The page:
University’s Learning and Change Networks delivering results

23 October 2014

The University of Auckland has welcomed a report highlighting the benefits of Learning and Change Networks among schools.

The New Zealand Initiative report - No School is an Island: Fostering Collaboration in a competitive system - looks at the benefits of Learning and Change Networks (LCN) – in which around 10 percent of schools are currently involved.

The LCNs encourage collaboration within the usually competitive education system. They enable teachers to learn skills from one another and for pupils, their families and the community to work together to raise the schools’ achievement.

Networks of schools (which range from between three and 27 schools in size) voluntarily form as LCNs. The Ministry of Education has allocated $7 million for the initiative and has contracted the University’s Faculty of Education to facilitate the two-year project by working with about 60 LCNs.

The results so far are promising. Ministry analysis of  53 LCN schools found a 17.2 percent increase in the proportion of students achieving ‘at’ or ‘above’ standard between 2012 and 2013, compared with a 9.4 percent increase for a matched control sample.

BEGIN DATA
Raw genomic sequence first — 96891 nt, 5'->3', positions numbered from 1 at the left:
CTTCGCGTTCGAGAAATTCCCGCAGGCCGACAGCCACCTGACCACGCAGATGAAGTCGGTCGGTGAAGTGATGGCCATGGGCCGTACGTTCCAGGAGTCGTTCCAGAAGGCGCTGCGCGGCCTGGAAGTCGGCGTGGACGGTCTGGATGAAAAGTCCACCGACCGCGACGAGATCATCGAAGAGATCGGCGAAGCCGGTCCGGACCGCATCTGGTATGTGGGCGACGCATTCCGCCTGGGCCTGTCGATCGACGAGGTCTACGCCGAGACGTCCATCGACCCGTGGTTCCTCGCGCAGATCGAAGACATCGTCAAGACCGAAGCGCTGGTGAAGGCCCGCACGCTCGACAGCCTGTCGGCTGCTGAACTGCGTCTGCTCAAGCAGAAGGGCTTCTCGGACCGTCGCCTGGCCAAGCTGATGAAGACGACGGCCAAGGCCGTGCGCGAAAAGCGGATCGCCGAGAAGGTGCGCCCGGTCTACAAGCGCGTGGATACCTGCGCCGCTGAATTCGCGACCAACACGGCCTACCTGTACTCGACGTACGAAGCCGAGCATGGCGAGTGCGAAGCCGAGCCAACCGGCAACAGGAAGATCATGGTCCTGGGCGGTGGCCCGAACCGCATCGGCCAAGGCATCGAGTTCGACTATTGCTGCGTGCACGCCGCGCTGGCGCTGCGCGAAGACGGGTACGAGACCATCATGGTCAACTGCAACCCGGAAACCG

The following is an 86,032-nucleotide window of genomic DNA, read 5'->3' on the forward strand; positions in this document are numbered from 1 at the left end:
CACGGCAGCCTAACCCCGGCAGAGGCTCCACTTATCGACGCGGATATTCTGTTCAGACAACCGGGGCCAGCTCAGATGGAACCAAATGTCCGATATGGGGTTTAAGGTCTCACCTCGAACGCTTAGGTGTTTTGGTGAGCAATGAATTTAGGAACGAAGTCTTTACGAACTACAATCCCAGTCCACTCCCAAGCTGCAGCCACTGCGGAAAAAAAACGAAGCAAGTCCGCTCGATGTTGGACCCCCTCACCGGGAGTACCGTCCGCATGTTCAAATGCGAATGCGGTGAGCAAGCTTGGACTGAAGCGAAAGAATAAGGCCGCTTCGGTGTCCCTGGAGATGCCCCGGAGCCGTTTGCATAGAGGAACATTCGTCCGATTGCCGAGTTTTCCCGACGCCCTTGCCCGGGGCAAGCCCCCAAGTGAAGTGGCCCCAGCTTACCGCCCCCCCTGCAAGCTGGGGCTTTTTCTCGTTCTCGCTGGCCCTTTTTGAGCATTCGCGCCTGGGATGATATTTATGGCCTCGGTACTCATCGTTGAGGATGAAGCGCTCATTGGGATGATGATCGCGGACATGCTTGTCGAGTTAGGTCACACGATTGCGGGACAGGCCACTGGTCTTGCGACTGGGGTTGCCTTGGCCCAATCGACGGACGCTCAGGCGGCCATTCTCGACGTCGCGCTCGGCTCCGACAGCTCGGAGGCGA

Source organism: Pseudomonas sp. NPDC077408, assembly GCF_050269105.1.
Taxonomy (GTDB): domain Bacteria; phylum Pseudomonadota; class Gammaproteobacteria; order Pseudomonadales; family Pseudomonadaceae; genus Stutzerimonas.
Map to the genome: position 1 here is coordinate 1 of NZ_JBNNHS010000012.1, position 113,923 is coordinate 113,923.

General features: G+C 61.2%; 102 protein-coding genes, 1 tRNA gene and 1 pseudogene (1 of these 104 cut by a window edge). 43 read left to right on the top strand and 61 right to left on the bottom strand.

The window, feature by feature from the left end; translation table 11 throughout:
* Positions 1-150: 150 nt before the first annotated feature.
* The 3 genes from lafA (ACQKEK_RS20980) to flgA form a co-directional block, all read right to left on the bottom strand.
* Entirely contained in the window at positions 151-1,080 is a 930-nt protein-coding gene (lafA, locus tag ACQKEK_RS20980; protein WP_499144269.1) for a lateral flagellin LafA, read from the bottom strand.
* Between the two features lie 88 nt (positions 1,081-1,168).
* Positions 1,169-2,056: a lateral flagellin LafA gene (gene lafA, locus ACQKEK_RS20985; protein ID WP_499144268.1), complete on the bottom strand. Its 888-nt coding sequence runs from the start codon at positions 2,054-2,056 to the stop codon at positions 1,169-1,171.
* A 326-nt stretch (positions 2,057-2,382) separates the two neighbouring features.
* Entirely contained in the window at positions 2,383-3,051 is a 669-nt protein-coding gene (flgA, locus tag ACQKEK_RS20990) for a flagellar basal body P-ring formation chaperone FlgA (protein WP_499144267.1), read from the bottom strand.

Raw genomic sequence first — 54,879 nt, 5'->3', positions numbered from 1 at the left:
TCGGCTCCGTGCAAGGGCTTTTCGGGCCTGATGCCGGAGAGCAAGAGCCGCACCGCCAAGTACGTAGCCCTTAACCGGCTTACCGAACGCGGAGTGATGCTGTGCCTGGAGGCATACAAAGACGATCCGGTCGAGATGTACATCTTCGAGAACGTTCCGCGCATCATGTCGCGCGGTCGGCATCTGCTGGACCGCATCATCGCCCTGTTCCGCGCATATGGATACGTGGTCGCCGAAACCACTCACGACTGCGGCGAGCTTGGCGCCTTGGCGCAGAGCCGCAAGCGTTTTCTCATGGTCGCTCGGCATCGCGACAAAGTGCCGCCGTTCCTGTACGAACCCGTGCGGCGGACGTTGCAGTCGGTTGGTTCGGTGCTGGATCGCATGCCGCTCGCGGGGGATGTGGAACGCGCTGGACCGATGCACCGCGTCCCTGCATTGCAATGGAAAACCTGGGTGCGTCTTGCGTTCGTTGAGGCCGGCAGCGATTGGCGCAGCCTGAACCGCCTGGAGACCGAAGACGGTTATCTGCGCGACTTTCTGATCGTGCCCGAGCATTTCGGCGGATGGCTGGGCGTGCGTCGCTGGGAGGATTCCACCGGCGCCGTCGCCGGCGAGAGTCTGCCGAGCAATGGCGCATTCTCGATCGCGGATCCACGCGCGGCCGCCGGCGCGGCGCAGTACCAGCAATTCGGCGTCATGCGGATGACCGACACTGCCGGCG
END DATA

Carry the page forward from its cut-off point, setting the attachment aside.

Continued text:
Dean of Education Professor Graeme Aitken says the report highlights and praises the work of the Faculty’s LCN team under director Dr Brian Annan.

“The LCNs are leading change away from top-down models of schooling improvement. We are now seeing how teachers and schools are best placed to learn from each other.

“The hard work of the team has achieved great results in a very short time. As more LCN communities are formed these initial successes will spread – along with the achievement levels of the pupils in participating schools.”

One of the best examples of the success of the LCNs is the cluster of 11 schools in the Manaiakalani Education Trust in Tamaki, Auckland. The decile 1 schools initially formed a trust in 2007 before coming under the LCN programme in 2013.

The programme has enabled pupils to use digital devices so they can learn anytime, anywhere. Parents cover 30 percent of the cost by paying the devices off at $3.50 per week over three years. The majority (85 percent) of parents pay on time.

The LCN programme in Manaiakalani is now looked upon as a model of how to systematically move schools towards using digital technology to engage children and enhance their learning, and is often profiled for its ground-breaking approach to digital learning. The Trust is now working with other networks of schools across the country including the Ako Hiko Education Trust, a cluster of seven schools in Mt Roskill established in February 2014.